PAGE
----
It’s a dilemma; you know you should be investing, but you don’t want to lose money. It’s not quite as simple as that, and we’ll discuss it in episode 71.
What is Safe?
I had a meeting with a potential new client last week. She said, “I have $100,000 to invest, but I don’t want to lose money.”
This statement comes from a deeper place, from not understanding the market, so instead of investing, we move to what feels safe. That’s the mindset, and it’s a dangerous one.
We’ve talked a lot this year about how much the media likes to focus on bad news. Bad news sells because fear sells. We hear all this talk of geopolitical risk, what is going on with the price of oil, and especially this year, inflation which is at a 40-year high.
Day after day, all of this is pounded into our heads, and that’s dangerous because it feeds and reinforces negative thoughts.
When faced with fear and uncertainty, we retreat to what feels safe. That’s a good intention, but it is a negative thing when we’re too safe, too conservative, with our money.
It’s normal to feel scared about the market and the things that impact it. What you don’t want to allow is that fear to stop you from making the right decisions, intentional decisions around investing and personal finance, and pursuing your dreams.
When the potential client made that statement, she mean that she didn’t want to lose money in the stock market. But what she wasn’t thinking about was the impact of long-term inflation.
Noted financial author Nick Murray says we all have two doors for retirement. Behind Door #1 is all the money we need for retirement and beyond. Behind Door #2 is less money than we need for our retirement. We run out of money before we run out of years and have to rely on the state or family to take care of us, giving up some of our dignity.
Our objective is to build a plan that produces enough income to walk through Door #1. And part of that plan has to consider how long-term inflation impacts our money.
For the last decade or so, inflation has been pretty low, and we didn’t hear much about it. This year, it has hit a 40-year high, and it’s in the news daily, so impossible to ignore. But even low rates of inflation over the long-term works on our money like termites work on the foundation of a home; it slowly almost imperceptibly eats away until it’s too late to do anything about it.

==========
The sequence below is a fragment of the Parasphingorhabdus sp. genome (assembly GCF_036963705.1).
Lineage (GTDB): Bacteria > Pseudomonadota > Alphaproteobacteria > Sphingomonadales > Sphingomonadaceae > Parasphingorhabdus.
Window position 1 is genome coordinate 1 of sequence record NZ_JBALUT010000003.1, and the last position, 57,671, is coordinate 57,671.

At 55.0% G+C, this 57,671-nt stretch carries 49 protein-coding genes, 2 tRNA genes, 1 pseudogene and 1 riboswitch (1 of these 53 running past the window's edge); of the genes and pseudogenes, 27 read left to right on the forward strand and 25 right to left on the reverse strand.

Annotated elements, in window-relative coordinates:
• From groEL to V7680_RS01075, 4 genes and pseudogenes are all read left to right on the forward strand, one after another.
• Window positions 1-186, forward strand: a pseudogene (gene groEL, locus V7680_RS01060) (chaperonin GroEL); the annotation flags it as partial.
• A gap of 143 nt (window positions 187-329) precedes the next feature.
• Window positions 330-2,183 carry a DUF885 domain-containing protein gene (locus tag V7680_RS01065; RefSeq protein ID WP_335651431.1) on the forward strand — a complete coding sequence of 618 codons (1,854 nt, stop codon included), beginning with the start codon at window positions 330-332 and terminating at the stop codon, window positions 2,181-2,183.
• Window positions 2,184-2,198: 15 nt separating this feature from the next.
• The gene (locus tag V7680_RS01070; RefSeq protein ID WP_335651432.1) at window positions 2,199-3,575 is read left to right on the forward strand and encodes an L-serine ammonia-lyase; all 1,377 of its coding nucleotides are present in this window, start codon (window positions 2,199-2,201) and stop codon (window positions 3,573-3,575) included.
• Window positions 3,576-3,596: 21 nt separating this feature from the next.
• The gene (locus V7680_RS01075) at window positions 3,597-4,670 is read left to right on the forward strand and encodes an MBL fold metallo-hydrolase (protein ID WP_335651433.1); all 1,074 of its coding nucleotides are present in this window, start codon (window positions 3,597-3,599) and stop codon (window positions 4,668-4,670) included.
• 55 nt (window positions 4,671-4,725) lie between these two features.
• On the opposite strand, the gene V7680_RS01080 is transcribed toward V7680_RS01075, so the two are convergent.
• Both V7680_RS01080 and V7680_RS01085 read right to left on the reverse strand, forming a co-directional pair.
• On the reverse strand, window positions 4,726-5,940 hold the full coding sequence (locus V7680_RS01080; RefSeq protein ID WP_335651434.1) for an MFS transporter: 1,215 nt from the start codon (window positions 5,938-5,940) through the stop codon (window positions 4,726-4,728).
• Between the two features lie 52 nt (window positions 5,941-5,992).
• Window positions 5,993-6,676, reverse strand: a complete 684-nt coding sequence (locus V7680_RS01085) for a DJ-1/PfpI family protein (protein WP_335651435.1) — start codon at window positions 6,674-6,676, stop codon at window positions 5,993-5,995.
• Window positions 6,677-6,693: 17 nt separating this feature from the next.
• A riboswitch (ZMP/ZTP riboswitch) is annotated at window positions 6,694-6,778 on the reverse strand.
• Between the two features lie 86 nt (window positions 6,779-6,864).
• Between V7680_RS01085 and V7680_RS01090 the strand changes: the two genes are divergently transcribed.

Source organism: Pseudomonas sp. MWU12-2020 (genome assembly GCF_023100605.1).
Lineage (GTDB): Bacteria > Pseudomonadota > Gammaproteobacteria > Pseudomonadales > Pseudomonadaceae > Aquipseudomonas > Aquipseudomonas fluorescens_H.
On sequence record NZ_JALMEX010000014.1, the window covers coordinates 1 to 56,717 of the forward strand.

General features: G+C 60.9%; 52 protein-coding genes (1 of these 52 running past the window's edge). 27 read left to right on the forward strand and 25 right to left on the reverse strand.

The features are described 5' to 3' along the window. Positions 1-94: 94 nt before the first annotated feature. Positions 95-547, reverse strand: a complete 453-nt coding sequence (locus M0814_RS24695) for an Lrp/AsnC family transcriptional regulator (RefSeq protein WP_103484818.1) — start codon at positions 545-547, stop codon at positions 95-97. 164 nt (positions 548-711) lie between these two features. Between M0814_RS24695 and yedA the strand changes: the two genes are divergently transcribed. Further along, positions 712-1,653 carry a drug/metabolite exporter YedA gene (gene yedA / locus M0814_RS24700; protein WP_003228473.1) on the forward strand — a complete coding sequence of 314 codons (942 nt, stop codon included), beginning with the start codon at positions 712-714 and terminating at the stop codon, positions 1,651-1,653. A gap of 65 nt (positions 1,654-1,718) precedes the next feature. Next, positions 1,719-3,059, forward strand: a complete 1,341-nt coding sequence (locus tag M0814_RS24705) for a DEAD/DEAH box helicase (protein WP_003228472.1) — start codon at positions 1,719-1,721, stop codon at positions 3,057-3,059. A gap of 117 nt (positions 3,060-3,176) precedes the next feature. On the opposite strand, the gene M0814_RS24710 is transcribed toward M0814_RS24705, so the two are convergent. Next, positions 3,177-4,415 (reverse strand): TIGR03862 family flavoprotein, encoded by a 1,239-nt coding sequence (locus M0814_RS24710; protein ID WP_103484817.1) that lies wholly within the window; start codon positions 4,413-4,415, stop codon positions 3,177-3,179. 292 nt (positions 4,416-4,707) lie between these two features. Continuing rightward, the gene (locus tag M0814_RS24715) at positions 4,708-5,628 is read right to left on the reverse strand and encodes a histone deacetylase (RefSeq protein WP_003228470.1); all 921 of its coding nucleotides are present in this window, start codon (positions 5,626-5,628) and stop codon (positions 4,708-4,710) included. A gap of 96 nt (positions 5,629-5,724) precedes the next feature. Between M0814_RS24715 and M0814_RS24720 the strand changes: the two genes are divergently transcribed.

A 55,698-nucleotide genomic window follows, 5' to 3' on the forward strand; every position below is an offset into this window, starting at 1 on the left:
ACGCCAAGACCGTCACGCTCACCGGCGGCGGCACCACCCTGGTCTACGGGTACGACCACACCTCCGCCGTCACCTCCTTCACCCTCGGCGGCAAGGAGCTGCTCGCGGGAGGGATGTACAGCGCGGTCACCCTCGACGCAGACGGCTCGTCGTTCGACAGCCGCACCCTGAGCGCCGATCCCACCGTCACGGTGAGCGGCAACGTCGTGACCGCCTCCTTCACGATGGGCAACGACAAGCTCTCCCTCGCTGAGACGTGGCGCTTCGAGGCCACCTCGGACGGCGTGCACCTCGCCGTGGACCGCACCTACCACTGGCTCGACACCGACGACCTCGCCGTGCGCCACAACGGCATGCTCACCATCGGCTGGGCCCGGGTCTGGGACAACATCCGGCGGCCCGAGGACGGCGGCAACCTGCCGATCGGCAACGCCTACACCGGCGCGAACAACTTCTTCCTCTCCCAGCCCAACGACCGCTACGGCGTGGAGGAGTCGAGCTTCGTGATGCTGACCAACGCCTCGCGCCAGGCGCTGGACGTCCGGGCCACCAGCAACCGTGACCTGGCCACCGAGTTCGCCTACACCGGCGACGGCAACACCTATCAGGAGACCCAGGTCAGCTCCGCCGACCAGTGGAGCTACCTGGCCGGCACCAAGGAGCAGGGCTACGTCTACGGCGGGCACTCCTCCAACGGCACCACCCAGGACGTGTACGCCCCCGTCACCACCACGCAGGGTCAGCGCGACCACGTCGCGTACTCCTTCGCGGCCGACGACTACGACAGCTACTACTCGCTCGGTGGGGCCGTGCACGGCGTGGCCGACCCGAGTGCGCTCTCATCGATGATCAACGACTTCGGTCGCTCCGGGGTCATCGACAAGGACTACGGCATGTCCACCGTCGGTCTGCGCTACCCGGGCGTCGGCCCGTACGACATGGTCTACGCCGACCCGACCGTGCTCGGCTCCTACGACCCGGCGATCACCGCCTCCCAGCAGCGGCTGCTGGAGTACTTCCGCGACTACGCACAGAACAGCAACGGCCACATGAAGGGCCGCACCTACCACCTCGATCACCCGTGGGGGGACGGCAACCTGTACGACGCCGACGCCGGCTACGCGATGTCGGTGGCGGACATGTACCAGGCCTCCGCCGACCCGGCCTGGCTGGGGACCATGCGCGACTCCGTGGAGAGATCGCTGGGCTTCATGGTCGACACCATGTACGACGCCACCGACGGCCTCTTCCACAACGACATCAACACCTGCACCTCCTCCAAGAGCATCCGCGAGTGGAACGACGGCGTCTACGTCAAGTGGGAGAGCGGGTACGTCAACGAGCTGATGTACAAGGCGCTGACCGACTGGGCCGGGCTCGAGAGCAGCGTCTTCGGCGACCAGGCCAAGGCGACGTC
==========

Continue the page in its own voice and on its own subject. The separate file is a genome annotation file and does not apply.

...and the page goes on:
Inflation does that to our money, eats away at it, and reduces its purchasing power. Consider this fast food example. In the 1990s, a Big Mac meal, the sandwich, fries, and a drink cost $4.59. In 2020, it cost $7.89. On our way to Arkansas for Thanksgiving, we stopped at McDonald’s, and I noticed a Quarter Pounder with cheese costs $9.50!
That’s expensive for fast food—especially when we are anchored to what things used to cost. If you haven’t ordered a Quarter Pounder with cheese for a few years, you’d be really shocked at what it costs now.
The impact of long-term inflation on housing is even more stark. In 1990, the median cost for a home was $97,000, and in 2022, that has risen to $380,000, a four times increase in 30 years. Year to year, we don’t notice these increases. Until one day, decades later, we want a Quarter Pounder with cheese and are floored by the cost!
So we have to invest to combat that. My potential client wanted a guarantee that she wouldn’t lose money if she invested. While there are investments that are considered to be very low risk and some that come with certain guarantees, there is no such thing as a 100% guaranteed not to lose money investment.
What I could guarantee her and you is that if you don’t have a financial plan that produces enough income to outpace inflation, you will lose purchasing power. In ten or 20 or 30 years, the dollar you have today will not buy you the same amount of goods, gas, or house it does now.
In parenting, it’s said that the days are long and the years are short, which also applies to inflation. You don’t feel it day to day. This year you have as things we all frequently buy, like groceries, have been hit by almost double-digit inflation. But for the last decade, you’ve barely noticed.
Inflation is one of the 5 Big Retirement Risks. To combat it, you want to own things that produce income, but you must also have some equity exposure so you can walk through Door #2.
If you have any questions about inflation’s impact on your retirement or any other areas of financial planning, reach out to me.
Listen to the Full Episode:
What You’ll Learn In Today’s Episode:
- What often lies beneath the fear of losing money.
- The negative side of being too safe.
- The importance of not letting fear guide your decision-making.
- Two doors you have available for retirement.
- The creep of inflation and purchasing power.
- What you can guarantee, and what you can’t.
Ideas Worth Sharing:
- “The statement of ‘I don’t want to lose money,’ comes from a deeper place of ‘I don’t know what’s going on in this market; I don’t understand it, so I want to go with what feels safe.’” – Jonathan Bednar
- “Being too safe can have a negative effect on your portfolio.” – Jonathan Bednar
- “It’s not okay to let fear paralyze you and prevent you from making intentional decisions and pursuing your dreams.” – Jonathan Bednar
Resources In Today’s Episode:
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